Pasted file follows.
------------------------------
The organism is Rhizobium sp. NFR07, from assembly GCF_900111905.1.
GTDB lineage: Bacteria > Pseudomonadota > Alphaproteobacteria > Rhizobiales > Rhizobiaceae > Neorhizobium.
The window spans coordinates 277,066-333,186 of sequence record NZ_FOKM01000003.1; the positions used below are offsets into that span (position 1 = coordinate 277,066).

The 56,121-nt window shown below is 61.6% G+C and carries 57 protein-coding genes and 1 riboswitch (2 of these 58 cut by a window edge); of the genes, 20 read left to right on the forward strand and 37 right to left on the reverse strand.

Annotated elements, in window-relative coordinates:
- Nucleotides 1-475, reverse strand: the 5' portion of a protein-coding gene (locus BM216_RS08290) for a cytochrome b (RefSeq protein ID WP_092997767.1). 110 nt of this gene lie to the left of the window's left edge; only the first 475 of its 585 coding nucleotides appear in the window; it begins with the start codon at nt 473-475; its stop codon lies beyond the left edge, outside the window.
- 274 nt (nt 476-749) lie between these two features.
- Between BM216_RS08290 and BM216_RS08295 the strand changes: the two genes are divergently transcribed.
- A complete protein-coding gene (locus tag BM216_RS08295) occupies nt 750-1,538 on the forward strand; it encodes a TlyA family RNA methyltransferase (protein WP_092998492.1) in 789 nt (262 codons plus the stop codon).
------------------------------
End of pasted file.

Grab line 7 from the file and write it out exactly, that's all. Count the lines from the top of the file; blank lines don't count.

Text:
- 274 nt (nt 476-749) lie between these two features.